Helpfully, inflation is easing. The latest consumer price index (CPI) for July showed a 0.5% increase from June to July, still high to be sure, but also the slowest monthly increase since February. Energy, as Biden’s message to OPEC suggests, remains a big driver of price gains. Exclude energy and food though—both are tied to the volatile commodity market—and the easing trend was even more pronounced. Price pressures for vehicles are easing for example—the monthly rate of increase in used car prices fell sharply. House prices, remember, while soaring, are considered an investment (like stocks or bonds) and thus not part of the CPI. Housing-related costs that are included, meanwhile, remain relatively stable. Importantly, medical care including pharmaceuticals has been one major area of essentially nonexistent inflation over the past year (it’s been kind of the opposite in recent decades: low inflation except in medical care).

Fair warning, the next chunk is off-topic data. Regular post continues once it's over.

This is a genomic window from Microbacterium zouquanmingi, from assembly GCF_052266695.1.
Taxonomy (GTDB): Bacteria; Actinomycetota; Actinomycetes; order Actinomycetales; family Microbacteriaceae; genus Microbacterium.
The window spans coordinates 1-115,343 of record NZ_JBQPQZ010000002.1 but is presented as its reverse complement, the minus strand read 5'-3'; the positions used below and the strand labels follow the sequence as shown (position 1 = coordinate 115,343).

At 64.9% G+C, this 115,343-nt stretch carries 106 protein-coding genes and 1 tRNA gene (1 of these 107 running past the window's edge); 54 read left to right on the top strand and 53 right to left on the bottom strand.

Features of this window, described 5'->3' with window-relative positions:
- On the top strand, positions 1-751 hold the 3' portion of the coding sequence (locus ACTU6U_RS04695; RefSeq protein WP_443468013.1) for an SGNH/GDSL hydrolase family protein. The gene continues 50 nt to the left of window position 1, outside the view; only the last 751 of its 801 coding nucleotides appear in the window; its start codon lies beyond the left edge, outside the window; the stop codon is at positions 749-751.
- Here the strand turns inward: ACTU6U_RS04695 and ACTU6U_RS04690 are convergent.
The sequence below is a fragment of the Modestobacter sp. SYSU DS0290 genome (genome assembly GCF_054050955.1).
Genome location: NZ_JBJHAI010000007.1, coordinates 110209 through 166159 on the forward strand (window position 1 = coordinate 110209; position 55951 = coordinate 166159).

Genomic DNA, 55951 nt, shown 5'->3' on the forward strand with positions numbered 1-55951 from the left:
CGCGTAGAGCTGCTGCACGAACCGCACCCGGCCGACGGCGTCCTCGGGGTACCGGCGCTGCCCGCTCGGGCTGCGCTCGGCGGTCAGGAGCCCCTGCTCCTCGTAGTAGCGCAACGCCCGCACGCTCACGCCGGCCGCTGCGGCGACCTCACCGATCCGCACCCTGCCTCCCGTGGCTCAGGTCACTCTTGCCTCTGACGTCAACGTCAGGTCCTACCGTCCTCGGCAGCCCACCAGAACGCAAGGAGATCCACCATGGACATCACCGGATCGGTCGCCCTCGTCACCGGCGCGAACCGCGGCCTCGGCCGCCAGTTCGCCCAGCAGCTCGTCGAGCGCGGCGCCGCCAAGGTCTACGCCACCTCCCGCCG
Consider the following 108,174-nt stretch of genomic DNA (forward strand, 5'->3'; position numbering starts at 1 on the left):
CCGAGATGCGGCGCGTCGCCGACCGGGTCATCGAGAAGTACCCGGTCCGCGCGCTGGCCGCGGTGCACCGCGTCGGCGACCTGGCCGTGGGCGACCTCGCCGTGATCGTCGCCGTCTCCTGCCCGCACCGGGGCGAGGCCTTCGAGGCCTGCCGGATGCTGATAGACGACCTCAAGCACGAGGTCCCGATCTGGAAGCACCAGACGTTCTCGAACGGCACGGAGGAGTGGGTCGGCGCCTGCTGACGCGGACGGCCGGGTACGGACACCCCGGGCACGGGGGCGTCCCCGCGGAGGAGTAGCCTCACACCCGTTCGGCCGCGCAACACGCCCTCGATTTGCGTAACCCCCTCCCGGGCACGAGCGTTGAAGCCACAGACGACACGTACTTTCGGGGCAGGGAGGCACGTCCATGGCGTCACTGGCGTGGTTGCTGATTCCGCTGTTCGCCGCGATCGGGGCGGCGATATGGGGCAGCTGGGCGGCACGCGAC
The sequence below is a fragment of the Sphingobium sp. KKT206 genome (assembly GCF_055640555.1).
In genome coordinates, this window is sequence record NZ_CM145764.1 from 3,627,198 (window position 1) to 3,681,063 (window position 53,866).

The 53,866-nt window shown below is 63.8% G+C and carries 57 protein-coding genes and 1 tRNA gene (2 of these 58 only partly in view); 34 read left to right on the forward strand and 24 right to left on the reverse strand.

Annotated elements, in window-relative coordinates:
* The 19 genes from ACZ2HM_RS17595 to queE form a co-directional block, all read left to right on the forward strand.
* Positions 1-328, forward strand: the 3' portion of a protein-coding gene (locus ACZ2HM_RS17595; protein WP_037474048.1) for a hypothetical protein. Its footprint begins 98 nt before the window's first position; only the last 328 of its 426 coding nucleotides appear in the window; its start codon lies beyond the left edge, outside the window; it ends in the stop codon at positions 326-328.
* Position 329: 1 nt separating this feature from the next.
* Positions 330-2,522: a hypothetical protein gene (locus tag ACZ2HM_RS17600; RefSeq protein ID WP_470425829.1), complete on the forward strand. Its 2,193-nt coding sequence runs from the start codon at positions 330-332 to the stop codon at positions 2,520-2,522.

Prices aren’t easing as much for companies, as the producer price index shows. Along with higher energy costs, transportation and warehousing remains a pain point. It’s perhaps becoming more difficult for firms to pass these cost increases on to consumers. But speaking of consumers, they’re apparently growing more pessimistic about the economy, judging from a newly-released University of Michigan survey. New surveys of small businesses suggest unease as well.